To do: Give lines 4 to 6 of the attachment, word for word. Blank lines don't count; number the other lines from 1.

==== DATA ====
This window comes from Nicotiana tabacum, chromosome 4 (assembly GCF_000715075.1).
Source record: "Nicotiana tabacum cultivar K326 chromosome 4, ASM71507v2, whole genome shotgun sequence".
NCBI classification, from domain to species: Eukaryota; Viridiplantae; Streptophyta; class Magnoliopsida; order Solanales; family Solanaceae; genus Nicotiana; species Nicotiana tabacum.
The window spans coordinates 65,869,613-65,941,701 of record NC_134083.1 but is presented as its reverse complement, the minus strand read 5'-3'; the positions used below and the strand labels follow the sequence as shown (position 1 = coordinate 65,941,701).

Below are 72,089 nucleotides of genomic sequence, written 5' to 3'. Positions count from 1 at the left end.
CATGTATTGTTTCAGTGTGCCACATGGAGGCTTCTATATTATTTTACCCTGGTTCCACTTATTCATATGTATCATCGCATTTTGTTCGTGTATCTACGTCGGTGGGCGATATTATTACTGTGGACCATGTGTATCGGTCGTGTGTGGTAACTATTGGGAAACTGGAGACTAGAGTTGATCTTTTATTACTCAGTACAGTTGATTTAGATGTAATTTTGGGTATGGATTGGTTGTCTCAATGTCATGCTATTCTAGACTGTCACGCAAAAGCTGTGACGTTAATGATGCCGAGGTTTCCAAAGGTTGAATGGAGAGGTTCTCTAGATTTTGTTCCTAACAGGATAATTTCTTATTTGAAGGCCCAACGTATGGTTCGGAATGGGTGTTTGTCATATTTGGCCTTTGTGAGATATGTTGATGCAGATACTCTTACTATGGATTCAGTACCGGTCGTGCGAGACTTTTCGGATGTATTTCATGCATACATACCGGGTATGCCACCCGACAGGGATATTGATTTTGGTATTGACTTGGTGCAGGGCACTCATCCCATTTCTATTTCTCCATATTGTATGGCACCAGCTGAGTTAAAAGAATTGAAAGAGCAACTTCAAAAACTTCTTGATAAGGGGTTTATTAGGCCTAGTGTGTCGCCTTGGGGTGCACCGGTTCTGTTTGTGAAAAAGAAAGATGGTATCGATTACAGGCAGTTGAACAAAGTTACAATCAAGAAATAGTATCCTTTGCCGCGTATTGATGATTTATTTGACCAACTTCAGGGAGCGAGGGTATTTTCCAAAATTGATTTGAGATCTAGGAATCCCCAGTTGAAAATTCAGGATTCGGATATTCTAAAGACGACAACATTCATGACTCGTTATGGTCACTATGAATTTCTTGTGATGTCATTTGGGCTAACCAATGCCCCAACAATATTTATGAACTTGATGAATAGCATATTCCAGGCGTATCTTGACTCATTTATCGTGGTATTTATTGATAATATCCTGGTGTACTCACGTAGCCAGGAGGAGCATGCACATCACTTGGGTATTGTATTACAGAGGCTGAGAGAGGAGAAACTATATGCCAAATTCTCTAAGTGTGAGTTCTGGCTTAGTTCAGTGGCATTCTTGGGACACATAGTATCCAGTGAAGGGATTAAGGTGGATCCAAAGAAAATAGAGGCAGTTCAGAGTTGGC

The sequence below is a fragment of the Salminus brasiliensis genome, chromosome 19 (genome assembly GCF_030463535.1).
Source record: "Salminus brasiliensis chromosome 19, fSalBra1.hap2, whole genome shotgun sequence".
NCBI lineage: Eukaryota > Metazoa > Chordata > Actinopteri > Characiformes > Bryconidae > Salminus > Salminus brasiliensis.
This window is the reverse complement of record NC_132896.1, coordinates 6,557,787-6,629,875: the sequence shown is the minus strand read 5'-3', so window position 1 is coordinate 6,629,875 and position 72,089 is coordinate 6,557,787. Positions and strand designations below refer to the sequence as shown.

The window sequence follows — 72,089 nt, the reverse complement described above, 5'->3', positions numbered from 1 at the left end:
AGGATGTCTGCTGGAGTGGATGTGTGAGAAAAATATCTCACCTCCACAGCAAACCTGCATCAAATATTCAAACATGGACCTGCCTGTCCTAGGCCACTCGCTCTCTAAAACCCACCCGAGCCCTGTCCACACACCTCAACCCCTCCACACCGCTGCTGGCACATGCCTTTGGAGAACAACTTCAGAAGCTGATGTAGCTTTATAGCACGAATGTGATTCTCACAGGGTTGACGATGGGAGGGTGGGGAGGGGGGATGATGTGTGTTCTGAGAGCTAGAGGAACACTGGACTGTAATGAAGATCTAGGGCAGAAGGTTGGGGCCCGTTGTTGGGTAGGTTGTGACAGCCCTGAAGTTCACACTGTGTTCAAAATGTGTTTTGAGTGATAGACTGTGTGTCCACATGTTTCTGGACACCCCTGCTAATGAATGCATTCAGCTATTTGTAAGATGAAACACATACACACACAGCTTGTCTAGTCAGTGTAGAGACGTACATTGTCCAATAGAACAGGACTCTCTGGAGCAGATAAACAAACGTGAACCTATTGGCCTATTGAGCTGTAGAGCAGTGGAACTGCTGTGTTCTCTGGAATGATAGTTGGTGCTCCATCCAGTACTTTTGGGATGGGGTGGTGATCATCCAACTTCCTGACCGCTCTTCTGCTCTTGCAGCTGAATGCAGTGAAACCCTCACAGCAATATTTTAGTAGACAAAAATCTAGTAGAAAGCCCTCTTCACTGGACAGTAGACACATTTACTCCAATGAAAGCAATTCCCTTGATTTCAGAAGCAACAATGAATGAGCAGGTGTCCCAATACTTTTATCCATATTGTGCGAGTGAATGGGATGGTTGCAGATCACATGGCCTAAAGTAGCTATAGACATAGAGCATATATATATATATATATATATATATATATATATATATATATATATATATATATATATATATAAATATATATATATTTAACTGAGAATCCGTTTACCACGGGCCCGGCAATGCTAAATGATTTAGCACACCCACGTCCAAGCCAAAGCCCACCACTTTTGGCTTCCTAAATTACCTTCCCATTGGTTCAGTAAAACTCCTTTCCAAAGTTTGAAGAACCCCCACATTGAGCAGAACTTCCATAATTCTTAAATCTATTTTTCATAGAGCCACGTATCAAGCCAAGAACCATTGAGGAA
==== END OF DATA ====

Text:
The window spans coordinates 65,869,613-65,941,701 of record NC_134083.1 but is presented as its reverse complement, the minus strand read 5'-3'; the positions used below and the strand labels follow the sequence as shown (position 1 = coordinate 65,941,701).

Below are 72,089 nucleotides of genomic sequence, written 5' to 3'. Positions count from 1 at the left end.
CATGTATTGTTTCAGTGTGCCACATGGAGGCTTCTATATTATTTTACCCTGGTTCCACTTATTCATATGTATCATCGCATTTTGTTCGTGTATCTACGTCGGTGGGCGATATTATTACTGTGGACCATGTGTATCGGTCGTGTGTGGTAACTATTGGGAAACTGGAGACTAGAGTTGATCTTTTATTACTCAGTACAGTTGATTTAGATGTAATTTTGGGTATGGATTGGTTGTCTCAATGTCATGCTATTCTAGACTGTCACGCAAAAGCTGTGACGTTAATGATGCCGAGGTTTCCAAAGGTTGAATGGAGAGGTTCTCTAGATTTTGTTCCTAACAGGATAATTTCTTATTTGAAGGCCCAACGTATGGTTCGGAATGGGTGTTTGTCATATTTGGCCTTTGTGAGATATGTTGATGCAGATACTCTTACTATGGATTCAGTACCGGTCGTGCGAGACTTTTCGGATGTATTTCATGCATACATACCGGGTATGCCACCCGACAGGGATATTGATTTTGGTATTGACTTGGTGCAGGGCACTCATCCCATTTCTATTTCTCCATATTGTATGGCACCAGCTGAGTTAAAAGAATTGAAAGAGCAACTTCAAAAACTTCTTGATAAGGGGTTTATTAGGCCTAGTGTGTCGCCTTGGGGTGCACCGGTTCTGTTTGTGAAAAAGAAAGATGGTATCGATTACAGGCAGTTGAACAAAGTTACAATCAAGAAATAGTATCCTTTGCCGCGTATTGATGATTTATTTGACCAACTTCAGGGAGCGAGGGTATTTTCCAAAATTGATTTGAGATCTAGGAATCCCCAGTTGAAAATTCAGGATTCGGATATTCTAAAGACGACAACATTCATGACTCGTTATGGTCACTATGAATTTCTTGTGATGTCATTTGGGCTAACCAATGCCCCAACAATATTTATGAACTTGATGAATAGCATATTCCAGGCGTATCTTGACTCATTTATCGTGGTATTTATTGATAATATCCTGGTGTACTCACGTAGCCAGGAGGAGCATGCACATCACTTGGGTATTGTATTACAGAGGCTGAGAGAGGAGAAACTATATGCCAAATTCTCTAAGTGTGAGTTCTGGCTTAGTTCAGTGGCATTCTTGGGACACATAGTATCCAGTGAAGGGATTAAGGTGGATCCAAAGAAAATAGAGGCAGTTCAGAGTTGGC